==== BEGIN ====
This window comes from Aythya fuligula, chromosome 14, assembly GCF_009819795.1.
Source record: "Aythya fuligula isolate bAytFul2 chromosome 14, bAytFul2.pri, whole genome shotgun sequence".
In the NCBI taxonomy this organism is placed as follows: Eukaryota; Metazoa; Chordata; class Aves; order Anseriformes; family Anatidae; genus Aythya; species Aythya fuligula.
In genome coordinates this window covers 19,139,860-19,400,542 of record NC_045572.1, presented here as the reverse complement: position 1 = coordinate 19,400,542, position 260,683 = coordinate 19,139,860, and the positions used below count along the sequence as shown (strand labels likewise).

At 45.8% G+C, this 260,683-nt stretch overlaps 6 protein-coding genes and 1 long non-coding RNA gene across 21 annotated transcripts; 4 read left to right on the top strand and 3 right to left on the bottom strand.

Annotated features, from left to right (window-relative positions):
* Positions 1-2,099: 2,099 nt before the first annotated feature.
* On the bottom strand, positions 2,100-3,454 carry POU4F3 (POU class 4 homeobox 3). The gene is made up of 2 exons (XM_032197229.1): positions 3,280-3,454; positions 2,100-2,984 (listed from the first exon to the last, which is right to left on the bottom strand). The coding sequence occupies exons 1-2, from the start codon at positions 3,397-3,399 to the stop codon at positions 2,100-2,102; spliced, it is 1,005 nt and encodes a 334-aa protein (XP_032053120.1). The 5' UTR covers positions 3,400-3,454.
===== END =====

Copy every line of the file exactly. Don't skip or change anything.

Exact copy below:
This window comes from Aythya fuligula, chromosome 14, assembly GCF_009819795.1.
Source record: "Aythya fuligula isolate bAytFul2 chromosome 14, bAytFul2.pri, whole genome shotgun sequence".
In the NCBI taxonomy this organism is placed as follows: Eukaryota; Metazoa; Chordata; class Aves; order Anseriformes; family Anatidae; genus Aythya; species Aythya fuligula.
In genome coordinates this window covers 19,139,860-19,400,542 of record NC_045572.1, presented here as the reverse complement: position 1 = coordinate 19,400,542, position 260,683 = coordinate 19,139,860, and the positions used below count along the sequence as shown (strand labels likewise).

At 45.8% G+C, this 260,683-nt stretch overlaps 6 protein-coding genes and 1 long non-coding RNA gene across 21 annotated transcripts; 4 read left to right on the top strand and 3 right to left on the bottom strand.

Annotated features, from left to right (window-relative positions):
* Positions 1-2,099: 2,099 nt before the first annotated feature.
* On the bottom strand, positions 2,100-3,454 carry POU4F3 (POU class 4 homeobox 3). The gene is made up of 2 exons (XM_032197229.1): positions 3,280-3,454; positions 2,100-2,984 (listed from the first exon to the last, which is right to left on the bottom strand). The coding sequence occupies exons 1-2, from the start codon at positions 3,397-3,399 to the stop codon at positions 2,100-2,102; spliced, it is 1,005 nt and encodes a 334-aa protein (XP_032053120.1). The 5' UTR covers positions 3,400-3,454.